By Jonathan Marshall
The University of California’s newest campus near Merced is so passionate about environmental sustainability that all of its buildings have been certified by the U.S. Green Building Council as meeting Leadership in Energy and Environmental Design (LEED) standards.
Not resting on those laurels, the institution recently hosted a global competition to seek designs for new university buildings and a district energy plan that would meet the exacting standard of zero net energy (ZNE) use. In other words, they would produce as much energy as they use over the course of a year through a combination of state-of-the-art energy efficiency and grid-connected, on-site, renewable generation (usually solar).
The “Architecture at Zero 2012” competition, administered by the San Francisco chapter of the American Institute for Architecture and sponsored by PG&E, announced its winners today (Oct. 24) in Merced. An international panel of judges awarded a total of $25,000 in prizes to four professional teams and two student teams.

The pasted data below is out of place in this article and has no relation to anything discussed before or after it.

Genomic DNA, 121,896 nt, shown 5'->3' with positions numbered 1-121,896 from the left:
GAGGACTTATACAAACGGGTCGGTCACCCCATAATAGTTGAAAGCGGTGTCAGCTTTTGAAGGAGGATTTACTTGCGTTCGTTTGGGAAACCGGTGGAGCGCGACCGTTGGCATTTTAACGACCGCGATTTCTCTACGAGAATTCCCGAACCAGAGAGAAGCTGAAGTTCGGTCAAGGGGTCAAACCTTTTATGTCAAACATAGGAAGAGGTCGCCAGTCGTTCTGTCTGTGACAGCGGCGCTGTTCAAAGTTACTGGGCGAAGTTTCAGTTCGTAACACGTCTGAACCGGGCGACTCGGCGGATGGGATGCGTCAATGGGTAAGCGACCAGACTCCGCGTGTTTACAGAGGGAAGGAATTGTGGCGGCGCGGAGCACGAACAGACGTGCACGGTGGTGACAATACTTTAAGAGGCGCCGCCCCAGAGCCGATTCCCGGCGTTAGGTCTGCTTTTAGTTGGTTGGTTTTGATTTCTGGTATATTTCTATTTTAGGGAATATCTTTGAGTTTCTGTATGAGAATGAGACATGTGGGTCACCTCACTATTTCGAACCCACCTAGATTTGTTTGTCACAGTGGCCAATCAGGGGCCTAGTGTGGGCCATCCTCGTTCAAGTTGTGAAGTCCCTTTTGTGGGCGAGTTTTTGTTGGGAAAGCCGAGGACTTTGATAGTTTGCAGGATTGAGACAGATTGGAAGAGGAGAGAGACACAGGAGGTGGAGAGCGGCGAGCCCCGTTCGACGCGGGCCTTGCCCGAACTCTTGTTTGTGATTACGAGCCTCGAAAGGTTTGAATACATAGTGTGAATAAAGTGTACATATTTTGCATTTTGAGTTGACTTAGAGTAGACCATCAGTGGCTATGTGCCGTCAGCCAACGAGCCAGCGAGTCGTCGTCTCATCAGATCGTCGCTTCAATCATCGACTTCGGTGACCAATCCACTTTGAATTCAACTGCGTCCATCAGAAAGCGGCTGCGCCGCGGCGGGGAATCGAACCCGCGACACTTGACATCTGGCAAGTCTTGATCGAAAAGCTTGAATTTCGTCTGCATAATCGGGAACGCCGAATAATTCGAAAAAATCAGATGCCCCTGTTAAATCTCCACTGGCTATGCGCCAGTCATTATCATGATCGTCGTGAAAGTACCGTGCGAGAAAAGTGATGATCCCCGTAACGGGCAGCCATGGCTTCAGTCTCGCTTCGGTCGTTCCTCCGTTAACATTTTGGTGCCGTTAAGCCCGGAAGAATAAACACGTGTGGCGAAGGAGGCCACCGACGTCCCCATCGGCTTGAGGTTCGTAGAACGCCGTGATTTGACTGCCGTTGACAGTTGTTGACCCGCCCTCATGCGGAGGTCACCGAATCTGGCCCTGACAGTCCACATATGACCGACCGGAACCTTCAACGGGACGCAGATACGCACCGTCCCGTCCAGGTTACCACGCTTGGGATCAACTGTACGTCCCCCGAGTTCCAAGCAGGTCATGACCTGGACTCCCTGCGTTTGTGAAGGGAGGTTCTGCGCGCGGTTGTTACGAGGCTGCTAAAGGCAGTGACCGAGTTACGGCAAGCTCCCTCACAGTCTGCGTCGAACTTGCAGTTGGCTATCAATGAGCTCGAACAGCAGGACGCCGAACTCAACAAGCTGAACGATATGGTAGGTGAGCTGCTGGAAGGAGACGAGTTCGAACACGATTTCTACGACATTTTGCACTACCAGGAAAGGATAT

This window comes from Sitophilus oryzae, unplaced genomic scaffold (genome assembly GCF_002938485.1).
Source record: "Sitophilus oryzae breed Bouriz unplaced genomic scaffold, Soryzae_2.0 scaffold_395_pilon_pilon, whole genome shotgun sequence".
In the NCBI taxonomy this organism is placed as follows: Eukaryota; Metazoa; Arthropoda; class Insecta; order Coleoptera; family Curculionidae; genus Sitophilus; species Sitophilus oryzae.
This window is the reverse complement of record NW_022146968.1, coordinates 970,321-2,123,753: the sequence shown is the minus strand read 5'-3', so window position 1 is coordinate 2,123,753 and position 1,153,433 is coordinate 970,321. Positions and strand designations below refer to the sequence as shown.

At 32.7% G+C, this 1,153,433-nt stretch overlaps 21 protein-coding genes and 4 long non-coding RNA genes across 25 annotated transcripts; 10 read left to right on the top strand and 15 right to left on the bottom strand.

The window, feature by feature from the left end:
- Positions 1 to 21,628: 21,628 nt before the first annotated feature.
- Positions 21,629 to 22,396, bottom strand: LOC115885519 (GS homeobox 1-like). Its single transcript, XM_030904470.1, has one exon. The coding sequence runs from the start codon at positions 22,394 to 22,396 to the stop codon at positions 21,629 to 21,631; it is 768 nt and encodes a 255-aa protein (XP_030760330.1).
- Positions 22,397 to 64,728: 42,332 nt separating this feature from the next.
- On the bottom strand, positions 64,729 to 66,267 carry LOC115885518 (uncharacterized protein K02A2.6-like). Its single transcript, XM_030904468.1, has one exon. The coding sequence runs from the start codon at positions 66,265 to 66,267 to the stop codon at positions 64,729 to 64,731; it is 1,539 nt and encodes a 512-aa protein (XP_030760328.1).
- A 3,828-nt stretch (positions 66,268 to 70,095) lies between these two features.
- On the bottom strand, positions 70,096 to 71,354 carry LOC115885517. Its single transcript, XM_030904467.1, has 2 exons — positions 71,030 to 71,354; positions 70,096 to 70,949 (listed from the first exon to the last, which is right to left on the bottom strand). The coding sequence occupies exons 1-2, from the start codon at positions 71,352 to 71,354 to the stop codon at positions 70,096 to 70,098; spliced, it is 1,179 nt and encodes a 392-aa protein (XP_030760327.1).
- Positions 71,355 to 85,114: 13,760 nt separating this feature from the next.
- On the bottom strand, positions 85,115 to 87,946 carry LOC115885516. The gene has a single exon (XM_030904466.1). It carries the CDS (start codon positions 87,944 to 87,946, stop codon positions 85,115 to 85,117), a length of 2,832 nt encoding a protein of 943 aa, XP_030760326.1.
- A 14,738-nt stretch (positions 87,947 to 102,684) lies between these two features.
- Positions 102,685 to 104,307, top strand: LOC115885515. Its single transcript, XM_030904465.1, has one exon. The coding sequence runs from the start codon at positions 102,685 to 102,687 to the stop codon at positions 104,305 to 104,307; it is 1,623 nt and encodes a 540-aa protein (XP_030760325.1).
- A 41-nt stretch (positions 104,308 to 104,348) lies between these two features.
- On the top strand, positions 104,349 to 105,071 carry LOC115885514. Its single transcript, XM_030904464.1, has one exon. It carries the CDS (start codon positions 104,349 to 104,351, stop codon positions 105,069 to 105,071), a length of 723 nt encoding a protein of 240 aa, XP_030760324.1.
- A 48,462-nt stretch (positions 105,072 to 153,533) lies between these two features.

“We received progressive and innovative competition entries from all over the world, making these winning entries true models of zero net energy design at its best,” said UC Merced Chancellor Dorothy Leland.
PG&E’s vice president of customer energy solutions, Steve Malnight, said the utility was proud to sponsor this year’s competition. “It’s our hope that this competition will inspire the next generation of zero net energy buildings to help achieve California’s clean energy future.”
As PG&E’s ZNE program director Peter Turnbull explained at last year’s award ceremony in San Francisco, which the utility also sponsored, “We ran this competition to help advance the practice of ultra-high performance building design. When designers start projects from the beginning with a ZNE objective, it changes how they make design choices, instead of ‘business as usual.’ We want to reinforce and communicate the value of changing the design process.”
California has an ambitious goal of making all new residential buildings meet a “zero net energy” standard by 2020. Commercial buildings must target the same standard by 2030. But the ZNE movement now has champions in many states across the country, and more than a dozen countries around the world.
Email Jonathan Marshall at firstname.lastname@example.org.